Sherri has two voices in her head.
One is rational and intellectual. It tells her that what she is doing to herself is abnormal, that other people don’t live this way.
“You will die if you keep this up.”
The other is cruel and heartless. It says she is worthless unless she is in control; that she can only be successful if she loses weight.
“You don’t deserve to eat.”
That’s her eating-disorder voice, and it wins almost every time.
Sherri (not her real name), who is in her early 30s, suffers from anorexia. She struggles with those two voices every day.
“It’s really harsh,” she says of the negative thoughts. “I would never talk to somebody the way this voice talks to me: ‘You’re a pig. You’re fat. Why would you eat that? You weigh too much.’ “
Sherri’s days are consumed with numbers: How many calories are in that item? How many minutes did I exercise? How many calories did I burn? How much did I lose? How much do I weigh?
She has goal numbers for everything, but won’t discuss them or her current weight because of the competitive nature of her condition. She says research has shown that dramatizing dangerous thinness can provoke other sufferers: “She is thinner than I am and she’s still alive. I should lose more weight.”
Sherri has struggled with her condition for most of her adult life, most severely in the last seven years.
“It’s not like I said, ‘I’m going to have an eating disorder’ … I don’t think you realize what’s happening. It just kind of sneaks up on you.”
She can pinpoint the start to her university years, when she was studying for a degree in a physically demanding field – which she has asked not be identified – and had to change direction because of severe persistent pain.
She had focused most of her life in this field and hadn’t thought about doing anything else. It was as if her whole identity had been erased.
She slid into a deep depression and was hospitalized when she became suicidal. Her life felt so out of control, but there was something she had some power over – what she ate.
Sherri began restricting her food intake and exercising more than the average person.
The behaviours tapered off for awhile, but they came back with a vengeance in 2005 and haven’t left. Every day is a challenge.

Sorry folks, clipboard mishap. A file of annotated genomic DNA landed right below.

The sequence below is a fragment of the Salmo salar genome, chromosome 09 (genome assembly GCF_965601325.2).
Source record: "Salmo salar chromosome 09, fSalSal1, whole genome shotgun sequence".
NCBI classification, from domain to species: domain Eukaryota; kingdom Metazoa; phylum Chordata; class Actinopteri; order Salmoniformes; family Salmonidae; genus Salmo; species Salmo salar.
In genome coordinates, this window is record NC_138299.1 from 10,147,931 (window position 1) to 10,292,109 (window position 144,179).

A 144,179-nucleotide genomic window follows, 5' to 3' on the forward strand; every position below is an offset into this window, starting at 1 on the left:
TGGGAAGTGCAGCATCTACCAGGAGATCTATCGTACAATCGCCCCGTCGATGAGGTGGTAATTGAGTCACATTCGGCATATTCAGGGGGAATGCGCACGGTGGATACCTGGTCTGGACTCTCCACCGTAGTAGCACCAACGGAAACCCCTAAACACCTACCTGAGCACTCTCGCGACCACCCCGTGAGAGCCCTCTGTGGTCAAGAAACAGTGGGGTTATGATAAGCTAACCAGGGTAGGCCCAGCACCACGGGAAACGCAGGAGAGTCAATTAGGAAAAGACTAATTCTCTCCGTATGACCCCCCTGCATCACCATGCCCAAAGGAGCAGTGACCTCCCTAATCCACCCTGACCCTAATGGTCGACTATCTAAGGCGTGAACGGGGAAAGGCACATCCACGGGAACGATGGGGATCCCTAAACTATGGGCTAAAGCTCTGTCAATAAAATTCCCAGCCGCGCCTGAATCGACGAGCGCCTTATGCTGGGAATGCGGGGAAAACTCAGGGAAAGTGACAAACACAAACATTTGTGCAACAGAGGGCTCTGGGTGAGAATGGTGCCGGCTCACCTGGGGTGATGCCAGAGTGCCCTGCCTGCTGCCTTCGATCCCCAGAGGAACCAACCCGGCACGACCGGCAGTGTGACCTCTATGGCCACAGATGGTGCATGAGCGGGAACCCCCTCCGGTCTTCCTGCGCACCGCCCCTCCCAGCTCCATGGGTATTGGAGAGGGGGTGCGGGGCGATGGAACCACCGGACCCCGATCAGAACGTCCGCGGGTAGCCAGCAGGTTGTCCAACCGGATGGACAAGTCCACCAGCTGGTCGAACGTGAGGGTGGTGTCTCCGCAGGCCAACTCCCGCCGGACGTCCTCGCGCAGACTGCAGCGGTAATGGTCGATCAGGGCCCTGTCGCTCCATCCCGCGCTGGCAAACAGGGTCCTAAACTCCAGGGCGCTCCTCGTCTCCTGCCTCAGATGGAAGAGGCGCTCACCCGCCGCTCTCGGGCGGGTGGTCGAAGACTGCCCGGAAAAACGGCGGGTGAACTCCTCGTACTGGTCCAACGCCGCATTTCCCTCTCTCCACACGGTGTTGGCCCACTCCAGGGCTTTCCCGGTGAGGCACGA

If she eats too many calories over the number she has arbitrarily chosen for herself, she might work out longer. She exercises every day, even when she is sick.
She avoids, as much as possible, social situations that involve food. Christmas is particularly difficult, when her family gathers for a big feast. Her anxiety is amplified as she tries to appear “normal” but feels like there is a spotlight over her plate and people analyzing what she is consuming.
She is often weak and has difficulty concentrating. She has been hospitalized numerous times, often for her depression, and this makes her eating disorder worse because she has no control over the food given to her. Sherri often deals with medical professionals who have little to no understanding about anorexia.
Once, when she was struggling to eat some hospital food, a nurse chastised her by saying, “There are other people that are starving in the world.”
Sherri’s closest friends know about her eating disorder, but she shields it from others because of the stigma. She has been through counselling and the St. Paul’s Hospital eating disorders program, but Sherri says the services are limited and she needs ongoing support.
For those reasons, Sherri has become involved in Advocacy for Adults with Eating Disorders in B.C., a new group that has already met with B.C. Health Minister Mike de Jong to discuss the need for improved services. She also hopes the group will help increase the discussion and awareness about eating disorders.
“It’s not something people choose. This is not how I envisioned my life to be at this stage,” she said.
Anorexia is a complex mental illness with both environmental and genetic components, says an eating disorders specialist.
Hanif Mohamed, who is responsible for eating disorder services with Fraser Health, said there is no easy way to sum up what drives a person to severely restrict their calories and/or exercise compulsively to become dangerously thin.
“There’s always that interplay between one’s environment and one’s innate qualities,” he said.
Mohamed said anorexics’ intense fear of gaining weight – even when others around them say they are too thin – is often fuelled by a trauma they have experienced. Limiting what they eat and how much can be a way to feel in control of their life, particularly in a society that glamourizes a thin physique and equates it with power.
Mohamed said the disorder is often compounded by low self-esteem in which the person does not feel worthy of proper treatment. Negative, critical thoughts become overpowering.
“It gets to a point where they can’t control those tendencies within them. Those tendencies overtake their logical reasoning, and it gets to the point where it becomes an obsession.”
Mohamed said anorexics may also suffer from other conditions such as depression, anxiety or substance abuse. He said successful treatment is intensive and long-term, and includes several components – psychiatric consultation, counselling, nutritional support, and medical treatment.
In Hope, eating disorder support services are offered for youth (18 and under) through Child and Youth Mental Health Services (604-869-4900) and for adults through Hope Mental Health Office (604-860-7733).
Doctor referrals are required for most services. For more information, visit fraserhealth.ca and search “eating disorders.” For more information about the group Advocacy for Adults with Eating Disorders in B.C., visit advocacyforadultsedinbc.webs.com.